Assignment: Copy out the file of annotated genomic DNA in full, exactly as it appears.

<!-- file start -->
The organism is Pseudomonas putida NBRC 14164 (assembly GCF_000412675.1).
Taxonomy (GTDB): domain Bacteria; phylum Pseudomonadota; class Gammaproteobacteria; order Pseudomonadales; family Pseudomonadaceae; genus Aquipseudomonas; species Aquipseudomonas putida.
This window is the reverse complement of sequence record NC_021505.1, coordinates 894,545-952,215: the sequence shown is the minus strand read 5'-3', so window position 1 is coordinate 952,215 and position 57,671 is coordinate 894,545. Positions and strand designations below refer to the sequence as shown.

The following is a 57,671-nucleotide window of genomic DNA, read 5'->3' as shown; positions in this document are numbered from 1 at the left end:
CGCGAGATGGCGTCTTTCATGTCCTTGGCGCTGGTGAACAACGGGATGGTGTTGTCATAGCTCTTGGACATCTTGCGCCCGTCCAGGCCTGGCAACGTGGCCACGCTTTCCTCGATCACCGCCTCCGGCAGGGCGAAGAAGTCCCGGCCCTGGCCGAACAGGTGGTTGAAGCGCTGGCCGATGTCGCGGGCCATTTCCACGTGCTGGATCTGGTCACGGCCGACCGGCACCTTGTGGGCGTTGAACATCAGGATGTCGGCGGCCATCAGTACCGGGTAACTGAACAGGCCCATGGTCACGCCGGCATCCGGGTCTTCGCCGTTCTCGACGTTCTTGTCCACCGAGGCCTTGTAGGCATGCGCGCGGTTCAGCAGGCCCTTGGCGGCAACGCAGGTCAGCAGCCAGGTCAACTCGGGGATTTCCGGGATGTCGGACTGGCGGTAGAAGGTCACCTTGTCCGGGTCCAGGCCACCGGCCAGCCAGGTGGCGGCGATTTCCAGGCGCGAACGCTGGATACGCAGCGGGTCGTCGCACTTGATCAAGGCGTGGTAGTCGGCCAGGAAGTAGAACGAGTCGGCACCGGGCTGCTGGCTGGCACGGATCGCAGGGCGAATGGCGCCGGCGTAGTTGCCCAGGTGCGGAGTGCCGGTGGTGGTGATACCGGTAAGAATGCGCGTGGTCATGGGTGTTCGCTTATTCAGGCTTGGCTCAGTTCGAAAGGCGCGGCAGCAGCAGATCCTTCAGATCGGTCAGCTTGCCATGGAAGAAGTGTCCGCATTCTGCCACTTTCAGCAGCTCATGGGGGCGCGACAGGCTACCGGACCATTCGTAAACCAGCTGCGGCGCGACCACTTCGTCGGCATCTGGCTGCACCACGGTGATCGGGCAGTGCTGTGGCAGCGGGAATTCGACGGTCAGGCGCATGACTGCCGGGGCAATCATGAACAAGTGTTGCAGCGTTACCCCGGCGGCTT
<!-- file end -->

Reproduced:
The organism is Pseudomonas putida NBRC 14164 (assembly GCF_000412675.1).
Taxonomy (GTDB): domain Bacteria; phylum Pseudomonadota; class Gammaproteobacteria; order Pseudomonadales; family Pseudomonadaceae; genus Aquipseudomonas; species Aquipseudomonas putida.
This window is the reverse complement of sequence record NC_021505.1, coordinates 894,545-952,215: the sequence shown is the minus strand read 5'-3', so window position 1 is coordinate 952,215 and position 57,671 is coordinate 894,545. Positions and strand designations below refer to the sequence as shown.

The following is a 57,671-nucleotide window of genomic DNA, read 5'->3' as shown; positions in this document are numbered from 1 at the left end:
CGCGAGATGGCGTCTTTCATGTCCTTGGCGCTGGTGAACAACGGGATGGTGTTGTCATAGCTCTTGGACATCTTGCGCCCGTCCAGGCCTGGCAACGTGGCCACGCTTTCCTCGATCACCGCCTCCGGCAGGGCGAAGAAGTCCCGGCCCTGGCCGAACAGGTGGTTGAAGCGCTGGCCGATGTCGCGGGCCATTTCCACGTGCTGGATCTGGTCACGGCCGACCGGCACCTTGTGGGCGTTGAACATCAGGATGTCGGCGGCCATCAGTACCGGGTAACTGAACAGGCCCATGGTCACGCCGGCATCCGGGTCTTCGCCGTTCTCGACGTTCTTGTCCACCGAGGCCTTGTAGGCATGCGCGCGGTTCAGCAGGCCCTTGGCGGCAACGCAGGTCAGCAGCCAGGTCAACTCGGGGATTTCCGGGATGTCGGACTGGCGGTAGAAGGTCACCTTGTCCGGGTCCAGGCCACCGGCCAGCCAGGTGGCGGCGATTTCCAGGCGCGAACGCTGGATACGCAGCGGGTCGTCGCACTTGATCAAGGCGTGGTAGTCGGCCAGGAAGTAGAACGAGTCGGCACCGGGCTGCTGGCTGGCACGGATCGCAGGGCGAATGGCGCCGGCGTAGTTGCCCAGGTGCGGAGTGCCGGTGGTGGTGATACCGGTAAGAATGCGCGTGGTCATGGGTGTTCGCTTATTCAGGCTTGGCTCAGTTCGAAAGGCGCGGCAGCAGCAGATCCTTCAGATCGGTCAGCTTGCCATGGAAGAAGTGTCCGCATTCTGCCACTTTCAGCAGCTCATGGGGGCGCGACAGGCTACCGGACCATTCGTAAACCAGCTGCGGCGCGACCACTTCGTCGGCATCTGGCTGCACCACGGTGATCGGGCAGTGCTGTGGCAGCGGGAATTCGACGGTCAGGCGCATGACTGCCGGGGCAATCATGAACAAGTGTTGCAGCGTTACCCCGGCGGCTT